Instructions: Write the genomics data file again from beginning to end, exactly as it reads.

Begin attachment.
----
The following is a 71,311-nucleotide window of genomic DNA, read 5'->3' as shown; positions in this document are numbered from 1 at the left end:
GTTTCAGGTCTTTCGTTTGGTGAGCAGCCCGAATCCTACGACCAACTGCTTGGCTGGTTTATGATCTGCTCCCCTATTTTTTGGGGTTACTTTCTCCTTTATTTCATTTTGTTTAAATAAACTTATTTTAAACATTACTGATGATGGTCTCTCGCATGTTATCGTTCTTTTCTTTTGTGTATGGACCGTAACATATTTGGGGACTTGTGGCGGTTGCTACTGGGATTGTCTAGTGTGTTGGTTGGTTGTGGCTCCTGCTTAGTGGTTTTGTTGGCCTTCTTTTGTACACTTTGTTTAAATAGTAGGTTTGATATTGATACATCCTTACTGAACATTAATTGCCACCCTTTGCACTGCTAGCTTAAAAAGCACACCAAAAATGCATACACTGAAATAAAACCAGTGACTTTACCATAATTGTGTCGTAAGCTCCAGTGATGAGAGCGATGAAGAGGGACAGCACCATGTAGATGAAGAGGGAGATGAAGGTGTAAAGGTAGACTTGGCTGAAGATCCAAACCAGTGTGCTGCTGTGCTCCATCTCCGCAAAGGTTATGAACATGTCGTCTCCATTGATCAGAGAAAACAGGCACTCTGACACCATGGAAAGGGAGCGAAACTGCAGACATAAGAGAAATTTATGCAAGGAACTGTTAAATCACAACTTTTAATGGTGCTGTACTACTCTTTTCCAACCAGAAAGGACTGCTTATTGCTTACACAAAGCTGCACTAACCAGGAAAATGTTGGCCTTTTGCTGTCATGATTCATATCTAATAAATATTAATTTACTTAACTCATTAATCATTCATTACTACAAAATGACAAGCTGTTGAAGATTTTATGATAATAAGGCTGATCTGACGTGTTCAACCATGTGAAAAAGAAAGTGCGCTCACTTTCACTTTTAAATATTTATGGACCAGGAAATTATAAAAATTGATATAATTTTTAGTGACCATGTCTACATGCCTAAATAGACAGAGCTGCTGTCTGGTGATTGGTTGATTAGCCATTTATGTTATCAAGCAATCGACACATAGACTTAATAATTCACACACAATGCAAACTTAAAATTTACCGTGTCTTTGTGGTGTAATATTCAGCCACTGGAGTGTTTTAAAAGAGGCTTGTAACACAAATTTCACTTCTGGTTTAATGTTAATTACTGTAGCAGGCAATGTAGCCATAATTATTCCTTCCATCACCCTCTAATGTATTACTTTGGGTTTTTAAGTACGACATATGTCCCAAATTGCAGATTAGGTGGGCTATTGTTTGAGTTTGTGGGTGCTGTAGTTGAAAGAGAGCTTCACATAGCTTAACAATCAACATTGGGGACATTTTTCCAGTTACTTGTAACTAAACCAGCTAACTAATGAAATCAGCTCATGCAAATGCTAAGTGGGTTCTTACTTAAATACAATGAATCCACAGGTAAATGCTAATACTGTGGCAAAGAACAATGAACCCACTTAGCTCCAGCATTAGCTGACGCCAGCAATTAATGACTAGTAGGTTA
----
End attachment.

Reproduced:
The following is a 71,311-nucleotide window of genomic DNA, read 5'->3' as shown; positions in this document are numbered from 1 at the left end:
GTTTCAGGTCTTTCGTTTGGTGAGCAGCCCGAATCCTACGACCAACTGCTTGGCTGGTTTATGATCTGCTCCCCTATTTTTTGGGGTTACTTTCTCCTTTATTTCATTTTGTTTAAATAAACTTATTTTAAACATTACTGATGATGGTCTCTCGCATGTTATCGTTCTTTTCTTTTGTGTATGGACCGTAACATATTTGGGGACTTGTGGCGGTTGCTACTGGGATTGTCTAGTGTGTTGGTTGGTTGTGGCTCCTGCTTAGTGGTTTTGTTGGCCTTCTTTTGTACACTTTGTTTAAATAGTAGGTTTGATATTGATACATCCTTACTGAACATTAATTGCCACCCTTTGCACTGCTAGCTTAAAAAGCACACCAAAAATGCATACACTGAAATAAAACCAGTGACTTTACCATAATTGTGTCGTAAGCTCCAGTGATGAGAGCGATGAAGAGGGACAGCACCATGTAGATGAAGAGGGAGATGAAGGTGTAAAGGTAGACTTGGCTGAAGATCCAAACCAGTGTGCTGCTGTGCTCCATCTCCGCAAAGGTTATGAACATGTCGTCTCCATTGATCAGAGAAAACAGGCACTCTGACACCATGGAAAGGGAGCGAAACTGCAGACATAAGAGAAATTTATGCAAGGAACTGTTAAATCACAACTTTTAATGGTGCTGTACTACTCTTTTCCAACCAGAAAGGACTGCTTATTGCTTACACAAAGCTGCACTAACCAGGAAAATGTTGGCCTTTTGCTGTCATGATTCATATCTAATAAATATTAATTTACTTAACTCATTAATCATTCATTACTACAAAATGACAAGCTGTTGAAGATTTTATGATAATAAGGCTGATCTGACGTGTTCAACCATGTGAAAAAGAAAGTGCGCTCACTTTCACTTTTAAATATTTATGGACCAGGAAATTATAAAAATTGATATAATTTTTAGTGACCATGTCTACATGCCTAAATAGACAGAGCTGCTGTCTGGTGATTGGTTGATTAGCCATTTATGTTATCAAGCAATCGACACATAGACTTAATAATTCACACACAATGCAAACTTAAAATTTACCGTGTCTTTGTGGTGTAATATTCAGCCACTGGAGTGTTTTAAAAGAGGCTTGTAACACAAATTTCACTTCTGGTTTAATGTTAATTACTGTAGCAGGCAATGTAGCCATAATTATTCCTTCCATCACCCTCTAATGTATTACTTTGGGTTTTTAAGTACGACATATGTCCCAAATTGCAGATTAGGTGGGCTATTGTTTGAGTTTGTGGGTGCTGTAGTTGAAAGAGAGCTTCACATAGCTTAACAATCAACATTGGGGACATTTTTCCAGTTACTTGTAACTAAACCAGCTAACTAATGAAATCAGCTCATGCAAATGCTAAGTGGGTTCTTACTTAAATACAATGAATCCACAGGTAAATGCTAATACTGTGGCAAAGAACAATGAACCCACTTAGCTCCAGCATTAGCTGACGCCAGCAATTAATGACTAGTAGGTTA